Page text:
Domestic Partner Planning
Unmarried couples, regardless of gender, face many of the same issues that married couples face – sharing of assets and expenses while they are together, division of assets in the event that the relationship does not work out or in the event of death and caring for each other during a health crisis, in their senior years, and finally, participation in funeral arrangements and estate administration (Executor of Estate) at their passing.
For married clients, these issues can be addressed with a Prenuptial Agreement that deals with the marital rights that are created by law at the time of marriage. Examples of these marital rights are alimony and division of assets during life, and, at death, elective share, intestate share, homestead, exempt property, family allowance, preference in appointment as personal representative of an intestate estate, and spousal rights in retirement accounts.
Seniors often choose not to marry so as to maintain their rights to public benefits, such as social security and Medicaid.
Other clients choose not to marry because they have had unsuccessful marriages in the past. Some feel that they just “do better” when they live together without a formal marriage or simply do not want to put their assets at risk in another divorce proceeding.
Other clients – Lesbian, Gay, Bi-Sexual or Transgender clients (LGBT) – may not be able to be legally married.
For all of these couples, often called “Domestic Partners”, many of their concerns about asset sharing can be addressed with a Domestic Partnership Agreement. But even without a Domestic Partnership Agreement it is possible, with “Legal Equivalents”, to create approximations of many of the same rights that married couples enjoy as to asset sharing, health care decisions, incapacity and ultimately, participation in management of their Partner’s estate at death, and funeral arrangements.
A few examples will illustrate:
Rights Upon Death: A Domestic Partner will have essentially no rights to share in the probate estate of the other partner upon the other partner’s death. The Legal Equivalent here can take many forms – a Will, joint tenancy, life estate, joint accounts, accounts with a “Transfer on Death” designations, a life insurance policy, annuity, revocable trust, beneficiary on a Retirement Account.
Personal Representative of Estate: A legal spouse will have a preference, under Florida statutes, to be appointed as the Personal Representative (Executor) of a decedent’s intestate estate. Here, the Legal Equivalent is a Will that names the Domestic Partner as Personal Representative.
Funeral Arrangements: In making these arrangements, Florida gives preference, in their statutes, to the spouse, blood relatives, and then a long list of other possibilities at the end of which is a “friend or other person”. The Legal Equivalent here is a written directive and nomination by the Domestic Partners, naming each other as the person authorized to make these decisions.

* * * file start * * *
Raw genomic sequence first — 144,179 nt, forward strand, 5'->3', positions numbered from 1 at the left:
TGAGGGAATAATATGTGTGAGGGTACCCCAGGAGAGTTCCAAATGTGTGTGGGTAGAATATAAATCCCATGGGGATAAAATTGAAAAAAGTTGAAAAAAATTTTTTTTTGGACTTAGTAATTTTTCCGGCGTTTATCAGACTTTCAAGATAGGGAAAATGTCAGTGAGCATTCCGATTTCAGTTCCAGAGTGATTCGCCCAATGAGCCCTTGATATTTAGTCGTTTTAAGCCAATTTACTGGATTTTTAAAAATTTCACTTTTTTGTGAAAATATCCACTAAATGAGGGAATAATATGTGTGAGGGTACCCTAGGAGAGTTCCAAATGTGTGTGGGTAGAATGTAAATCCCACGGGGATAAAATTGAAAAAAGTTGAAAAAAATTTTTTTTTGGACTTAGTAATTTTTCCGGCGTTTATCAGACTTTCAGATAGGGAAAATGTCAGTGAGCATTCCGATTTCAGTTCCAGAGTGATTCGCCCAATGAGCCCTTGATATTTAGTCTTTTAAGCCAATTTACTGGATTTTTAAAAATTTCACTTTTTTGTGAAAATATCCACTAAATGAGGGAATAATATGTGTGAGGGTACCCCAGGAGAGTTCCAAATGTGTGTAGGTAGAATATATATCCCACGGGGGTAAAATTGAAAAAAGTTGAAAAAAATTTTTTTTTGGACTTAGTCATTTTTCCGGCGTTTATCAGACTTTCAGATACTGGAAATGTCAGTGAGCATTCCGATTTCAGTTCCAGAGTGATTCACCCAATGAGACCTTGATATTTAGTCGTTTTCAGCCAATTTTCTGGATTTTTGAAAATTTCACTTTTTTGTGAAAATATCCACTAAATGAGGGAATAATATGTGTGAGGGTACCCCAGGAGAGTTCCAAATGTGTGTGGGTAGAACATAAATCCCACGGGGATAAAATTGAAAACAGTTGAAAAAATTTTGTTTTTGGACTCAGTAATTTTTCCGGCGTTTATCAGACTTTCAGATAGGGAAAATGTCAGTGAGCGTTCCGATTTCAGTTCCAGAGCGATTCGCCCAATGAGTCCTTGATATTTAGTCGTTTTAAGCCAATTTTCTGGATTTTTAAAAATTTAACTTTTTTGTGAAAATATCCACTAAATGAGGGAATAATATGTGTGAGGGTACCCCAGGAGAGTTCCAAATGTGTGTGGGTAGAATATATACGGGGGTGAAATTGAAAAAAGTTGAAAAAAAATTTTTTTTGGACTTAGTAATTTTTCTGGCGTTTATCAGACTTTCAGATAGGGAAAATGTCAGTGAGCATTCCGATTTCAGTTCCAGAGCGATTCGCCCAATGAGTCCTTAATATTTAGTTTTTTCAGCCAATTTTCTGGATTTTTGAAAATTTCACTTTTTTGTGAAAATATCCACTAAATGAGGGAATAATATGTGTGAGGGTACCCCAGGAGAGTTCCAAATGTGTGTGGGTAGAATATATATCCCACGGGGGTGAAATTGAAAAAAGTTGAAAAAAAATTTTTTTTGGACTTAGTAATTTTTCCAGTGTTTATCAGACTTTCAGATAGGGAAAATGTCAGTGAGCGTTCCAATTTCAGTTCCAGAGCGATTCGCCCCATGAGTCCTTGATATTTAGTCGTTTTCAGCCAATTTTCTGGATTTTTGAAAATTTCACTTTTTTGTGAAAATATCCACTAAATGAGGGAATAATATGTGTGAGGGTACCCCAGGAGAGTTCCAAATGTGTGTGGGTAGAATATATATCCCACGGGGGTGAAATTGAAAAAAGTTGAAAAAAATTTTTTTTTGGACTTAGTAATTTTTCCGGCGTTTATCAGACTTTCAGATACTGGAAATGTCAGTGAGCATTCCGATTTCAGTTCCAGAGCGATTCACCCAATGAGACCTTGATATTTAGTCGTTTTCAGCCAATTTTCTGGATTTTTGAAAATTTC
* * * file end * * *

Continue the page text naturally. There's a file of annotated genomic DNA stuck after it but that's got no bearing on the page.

Health Care: In making health care decisions for a patient, Florida gives preference to the spouse. Next in line are adult children, parents, siblings, adult relatives, and next, a Domestic Partner (“close friend” as defined in the statute). The Legal Equivalent here is a Health Care Designation naming the Domestic Partner as Health Care Surrogate.
Guardianship for An Incapacitated Person: Where a Guardian is required for an adult person, Florida gives preference to appointment of a spouse or relative, and then a long list of others (not including a Domestic Partner). The Legal Equivalent is a Designation of Pre-Need Guardian form.
Estate and Gift Tax Planning: Estate and Gift tax planning is more of a challenge because there is no marital deduction for unmarried persons. However, the exemption limits are currently (at least through the end of the year) at $5,000,000 per person, so these taxes do not affect many people, married or unmarried. That said, there have been strategies developed for large estates that take advantage of the fact that the Domestic Partners are not, in fact, related. These opportunities exist because certain kinds of transactions have penalties associated if they are engaged in by “related persons”.
Another document that is sometimes used is a Durable Power of Attorney, but we see these less often with Domestic Partners.
As we stress in our Seminars and client meetings, much of the planning we do for people is not just about avoiding probate and distributing assets at death — it is about planning for life.
Contact West Palm Beach Domestic Partner Planning Attorney Gregory C. Picken to discuss Domestic Partner Planning or any other estate planning, probate, trust or guardianship issue you may be facing.